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Everything You Need to Know About Blood Alcohol Concentration (BAC) and DUIs

July 15, 2022

In the United States, someone dies in an alcohol-related car accident every 45 minutes. Drinking and driving laws have been in place for decades, but every day, people make the mistake of getting behind the wheel with a BAC% above the legal and safe limit. Regardless of how much you have had to drink, your blood alcohol levels can be hard to predict and even harder to regulate after a night of drinking. Here is everything you need to know about BAC and DUIs. 

Defining DUIs  

Driving under the influence (DUI), also called driving while intoxicated (DWI) or operating while intoxicated (OWI), can be a severe crime in the US with very harsh penalties. Driving, operating, or being in physical control of a vehicle in any way while under the influence is not only unsafe; it’s illegal. If you are pulled over and are found to be under the influence with a BAC over the legal limit of .08%, or even under .08%, you may be convicted of a DUI. 

DUI penalties could include jail time, fines, mandatory alcohol education programs, and the revocation of your license. In many states, including Arizona, you could be required to pay for and install an ignition interlock device that breath-tests you when you start your car.

Blood Alcohol Concentration

BAC stands for blood alcohol concentration (%), and an excessively high BAC could be fatal. When you drink, excess alcohol is absorbed into the bloodstream after being processed by the liver. So, the more you drink, the higher your bloodstream alcohol levels become. Keep in mind, there are a few key factors that can significantly affect BAC measurements. For example, your BAC increases the older you are, even if you’ve consumed the same amount of alcohol you used to when you were younger.  Because of a number of factors, such as an individual’s height, weight, or age, that’s less than one drink for some people. 

Most peoples’ ability to metabolize alcohol is relatively similar, but differences in alcohol tolerance make it hard to predict your level of alcohol intoxication at any given time. 

Measuring BAC 

There are several feasible methods when it comes to measuring BAC. A breathalyzer is the most commonly used at roadside stops. When your BAC is measured, standard measurements on the BAC% scale correspond to the level of intoxication and the amount of impairment that the intoxicated individual may be experiencing. 

  • 0.03% – People with a  BAC of .03 or lower typically start to experience impairment in vision, judgment, and experience the feeling of being “buzzed.”
  • 0.05% – Those who register 0.05 will start to have slower reflexes and challenges with decision-making. 
  • 0.08% – This is the legal limit for drivers in the US.  This is when you’re considered legally drunk. Reflexes and reaction times are significantly slower, and judgment is affected.
  • 0.10% – In addition to even slower reaction times, speech is slurred, and overall thinking is heavily impaired to a much greater degree. 
  • 0.20% – At this point, people may become ill, vomit, feel confused, and dizzy, and may experience memory loss or “blackouts.” 
  • 0.40% – Those with 0.40 BAC likely require hospitalization and death may result.  At this point, alcohol poisoning may set in, and the intoxicated individual will experience extreme deficits, permanent disability and/or death..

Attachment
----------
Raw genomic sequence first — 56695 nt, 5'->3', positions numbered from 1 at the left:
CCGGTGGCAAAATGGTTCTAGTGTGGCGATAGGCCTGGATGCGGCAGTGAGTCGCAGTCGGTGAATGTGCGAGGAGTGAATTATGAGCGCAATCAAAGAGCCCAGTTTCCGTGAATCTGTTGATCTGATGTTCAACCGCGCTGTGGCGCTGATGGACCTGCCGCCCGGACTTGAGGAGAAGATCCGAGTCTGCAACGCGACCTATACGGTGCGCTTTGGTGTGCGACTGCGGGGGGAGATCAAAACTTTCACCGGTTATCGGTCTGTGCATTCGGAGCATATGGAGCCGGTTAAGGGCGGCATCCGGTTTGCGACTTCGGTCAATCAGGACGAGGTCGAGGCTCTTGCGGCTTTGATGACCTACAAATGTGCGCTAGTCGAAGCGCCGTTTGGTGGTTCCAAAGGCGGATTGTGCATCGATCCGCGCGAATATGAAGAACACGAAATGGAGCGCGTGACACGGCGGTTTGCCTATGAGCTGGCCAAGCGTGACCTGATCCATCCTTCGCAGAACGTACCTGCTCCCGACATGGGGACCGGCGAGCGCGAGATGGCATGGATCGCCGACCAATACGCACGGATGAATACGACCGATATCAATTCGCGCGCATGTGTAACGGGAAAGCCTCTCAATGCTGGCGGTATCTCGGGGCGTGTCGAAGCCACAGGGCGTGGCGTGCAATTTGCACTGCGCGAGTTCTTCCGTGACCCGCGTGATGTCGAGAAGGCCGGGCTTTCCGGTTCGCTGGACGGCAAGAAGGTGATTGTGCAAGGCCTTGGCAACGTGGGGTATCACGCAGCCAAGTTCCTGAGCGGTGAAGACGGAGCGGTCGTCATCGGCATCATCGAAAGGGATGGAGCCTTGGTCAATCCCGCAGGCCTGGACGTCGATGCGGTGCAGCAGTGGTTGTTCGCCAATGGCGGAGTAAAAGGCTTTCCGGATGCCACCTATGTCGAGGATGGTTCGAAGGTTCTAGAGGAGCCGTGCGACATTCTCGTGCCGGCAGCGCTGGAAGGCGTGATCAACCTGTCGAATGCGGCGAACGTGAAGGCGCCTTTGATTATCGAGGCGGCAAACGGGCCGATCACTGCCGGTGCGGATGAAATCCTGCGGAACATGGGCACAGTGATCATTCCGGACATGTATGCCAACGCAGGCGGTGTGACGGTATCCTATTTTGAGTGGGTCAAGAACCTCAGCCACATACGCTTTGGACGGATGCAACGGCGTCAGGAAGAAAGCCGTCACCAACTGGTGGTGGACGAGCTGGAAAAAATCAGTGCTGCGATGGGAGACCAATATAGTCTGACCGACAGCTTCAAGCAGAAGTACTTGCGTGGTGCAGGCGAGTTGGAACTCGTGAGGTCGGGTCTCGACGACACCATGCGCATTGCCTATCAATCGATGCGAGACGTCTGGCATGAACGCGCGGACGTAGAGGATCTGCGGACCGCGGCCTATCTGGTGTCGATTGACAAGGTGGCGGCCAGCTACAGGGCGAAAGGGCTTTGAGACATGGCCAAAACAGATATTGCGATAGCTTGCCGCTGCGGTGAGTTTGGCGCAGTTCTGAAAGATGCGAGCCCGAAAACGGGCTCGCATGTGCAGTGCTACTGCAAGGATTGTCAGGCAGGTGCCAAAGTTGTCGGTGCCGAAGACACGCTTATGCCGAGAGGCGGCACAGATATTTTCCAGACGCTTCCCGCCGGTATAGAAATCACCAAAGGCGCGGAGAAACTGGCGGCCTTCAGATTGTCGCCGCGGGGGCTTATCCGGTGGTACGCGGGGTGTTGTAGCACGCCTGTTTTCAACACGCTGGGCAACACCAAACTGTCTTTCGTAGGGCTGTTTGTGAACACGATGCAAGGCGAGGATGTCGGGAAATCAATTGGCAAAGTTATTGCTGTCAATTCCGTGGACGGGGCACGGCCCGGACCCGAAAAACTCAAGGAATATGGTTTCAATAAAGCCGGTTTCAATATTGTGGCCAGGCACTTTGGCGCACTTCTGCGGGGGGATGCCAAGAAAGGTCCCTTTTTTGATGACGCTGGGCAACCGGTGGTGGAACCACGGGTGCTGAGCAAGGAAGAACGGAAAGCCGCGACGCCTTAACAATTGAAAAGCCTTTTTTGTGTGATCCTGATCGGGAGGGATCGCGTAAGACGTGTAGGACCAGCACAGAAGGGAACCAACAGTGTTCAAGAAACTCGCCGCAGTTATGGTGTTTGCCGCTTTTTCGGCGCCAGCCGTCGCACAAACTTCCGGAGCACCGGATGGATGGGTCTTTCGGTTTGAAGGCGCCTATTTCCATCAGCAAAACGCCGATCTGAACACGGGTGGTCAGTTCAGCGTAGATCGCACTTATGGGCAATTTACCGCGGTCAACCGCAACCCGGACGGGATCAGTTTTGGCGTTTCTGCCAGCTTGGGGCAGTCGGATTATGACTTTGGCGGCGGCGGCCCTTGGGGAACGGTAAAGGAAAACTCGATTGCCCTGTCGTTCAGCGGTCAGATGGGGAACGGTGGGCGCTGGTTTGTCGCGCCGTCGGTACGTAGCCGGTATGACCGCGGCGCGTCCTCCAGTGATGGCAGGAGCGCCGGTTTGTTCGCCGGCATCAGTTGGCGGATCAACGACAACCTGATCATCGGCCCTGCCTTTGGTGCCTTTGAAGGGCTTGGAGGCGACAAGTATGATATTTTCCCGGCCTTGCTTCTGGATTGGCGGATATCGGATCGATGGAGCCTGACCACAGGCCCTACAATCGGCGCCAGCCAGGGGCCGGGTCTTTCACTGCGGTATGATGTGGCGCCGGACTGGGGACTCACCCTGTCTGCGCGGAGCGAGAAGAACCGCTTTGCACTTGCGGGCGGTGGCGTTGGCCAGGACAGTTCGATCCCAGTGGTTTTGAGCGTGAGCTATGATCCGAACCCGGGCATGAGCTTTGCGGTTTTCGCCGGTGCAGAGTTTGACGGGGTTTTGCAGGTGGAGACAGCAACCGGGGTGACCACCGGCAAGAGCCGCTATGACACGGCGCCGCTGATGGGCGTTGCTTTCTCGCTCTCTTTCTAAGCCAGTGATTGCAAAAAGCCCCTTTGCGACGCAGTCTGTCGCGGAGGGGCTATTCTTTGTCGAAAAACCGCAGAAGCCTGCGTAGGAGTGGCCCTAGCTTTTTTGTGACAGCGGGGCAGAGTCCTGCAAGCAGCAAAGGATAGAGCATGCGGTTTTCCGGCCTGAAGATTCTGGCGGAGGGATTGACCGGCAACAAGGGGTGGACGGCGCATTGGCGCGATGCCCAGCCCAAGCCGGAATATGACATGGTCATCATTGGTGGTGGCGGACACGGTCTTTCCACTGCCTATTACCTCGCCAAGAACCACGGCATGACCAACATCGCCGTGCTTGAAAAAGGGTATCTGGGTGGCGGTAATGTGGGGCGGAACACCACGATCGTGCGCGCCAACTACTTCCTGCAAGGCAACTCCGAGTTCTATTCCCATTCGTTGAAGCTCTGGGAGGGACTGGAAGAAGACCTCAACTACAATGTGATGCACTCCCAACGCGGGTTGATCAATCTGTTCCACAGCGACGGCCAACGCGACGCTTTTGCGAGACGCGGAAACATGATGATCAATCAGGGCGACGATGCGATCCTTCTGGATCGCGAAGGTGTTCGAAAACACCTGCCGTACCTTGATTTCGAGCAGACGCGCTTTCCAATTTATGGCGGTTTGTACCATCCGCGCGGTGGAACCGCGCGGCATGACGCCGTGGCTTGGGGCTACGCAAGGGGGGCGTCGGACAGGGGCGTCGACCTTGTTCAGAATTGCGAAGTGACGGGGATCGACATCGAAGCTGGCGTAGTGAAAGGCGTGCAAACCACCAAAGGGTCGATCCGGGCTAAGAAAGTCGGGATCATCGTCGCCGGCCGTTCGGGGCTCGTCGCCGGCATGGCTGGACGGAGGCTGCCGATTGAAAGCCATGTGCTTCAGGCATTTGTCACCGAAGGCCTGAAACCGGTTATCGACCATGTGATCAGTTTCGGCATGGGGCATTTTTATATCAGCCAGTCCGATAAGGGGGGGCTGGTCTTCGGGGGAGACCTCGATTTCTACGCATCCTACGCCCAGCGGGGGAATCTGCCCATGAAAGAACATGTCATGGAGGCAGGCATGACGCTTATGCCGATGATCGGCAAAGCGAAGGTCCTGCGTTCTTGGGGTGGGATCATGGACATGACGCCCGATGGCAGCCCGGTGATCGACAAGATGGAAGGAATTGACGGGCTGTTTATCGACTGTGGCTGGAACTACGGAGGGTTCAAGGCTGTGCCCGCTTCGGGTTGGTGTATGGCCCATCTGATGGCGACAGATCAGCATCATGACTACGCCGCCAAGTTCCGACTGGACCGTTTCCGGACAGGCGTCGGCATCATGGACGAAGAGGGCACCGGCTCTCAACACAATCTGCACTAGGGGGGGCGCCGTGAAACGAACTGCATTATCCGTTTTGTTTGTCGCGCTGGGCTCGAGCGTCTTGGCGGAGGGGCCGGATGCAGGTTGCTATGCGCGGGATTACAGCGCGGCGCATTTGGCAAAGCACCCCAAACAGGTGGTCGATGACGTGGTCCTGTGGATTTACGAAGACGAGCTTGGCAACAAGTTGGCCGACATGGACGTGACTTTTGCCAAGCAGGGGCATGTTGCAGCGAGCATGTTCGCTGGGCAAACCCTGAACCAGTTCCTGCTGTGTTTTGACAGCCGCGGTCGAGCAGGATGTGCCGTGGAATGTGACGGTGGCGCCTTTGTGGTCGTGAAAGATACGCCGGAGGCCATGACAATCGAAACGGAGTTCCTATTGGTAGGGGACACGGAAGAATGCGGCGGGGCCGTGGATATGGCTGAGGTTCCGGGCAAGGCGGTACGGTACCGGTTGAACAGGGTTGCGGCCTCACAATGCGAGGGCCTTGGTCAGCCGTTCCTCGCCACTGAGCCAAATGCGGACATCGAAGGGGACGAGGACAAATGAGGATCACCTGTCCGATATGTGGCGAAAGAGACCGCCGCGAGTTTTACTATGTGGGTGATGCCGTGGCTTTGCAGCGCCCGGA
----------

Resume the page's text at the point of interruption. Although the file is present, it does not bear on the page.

Misdemeanor DUIs vs. Felony DUIs 

In many jurisdictions, driving while intoxicated (DWI) and driving under the influence (DUI) are synonyms for the same offense.  While many 1st time DUIs are generally classified as a misdemeanor, they can also be a felony under certain extreme circumstances (usually involving harm to another driver or passenger with an accident involved).   There is a huge difference between a misdemeanor conviction and a felony conviction … and driving drunk may land you with either charge, depending on where you are charged and the circumstances surrounding the offense. 

The most common charge for a DUI, as is the case in Arizona, is a misdemeanor. In simple terms, a misdemeanor, while not a positive thing to have on your permanent public record, carries less jail time and more minor fines than a felony charge. A misdemeanor is a criminal offense, with a maximum sentence of one year in jail, and the judge usually imposes a fine or probation sentence instead of a state prison sentence. Depending on each situation’s severity and circumstances, you could be charged with a felony DUI. If you are a repeat offender and this is not your first DUI, or if you injured another party while driving drunk, for example, your charges may be more severe. 

It only takes one drunk driving incident to radically alter your life. Don’t become another statistic: skip the drinks if you’re planning to drive. If you or someone you know does find themselves facing DUI charges, your first call should be an experienced DUI attorney. 

Any DUI criminal sentence, whether it be a misdemeanor or more serious, can and will affect your freedom, finances, family, credit, housing options, and even future employment opportunities. At Jeff GOULD Law, the Attorney In YOUR Corner, we protect your rights and freedoms from the potentially harsh penalties that a drunk driving conviction will mean.  Initial consultations are always FREE. 

DISCLAIMER: The information on this blog/site is NOT, nor is it intended to be, legal advice.  It is for general informational use only.  You should consult an attorney for advice regarding your individual situation. Further, this information does not create an attorney-client relationship.

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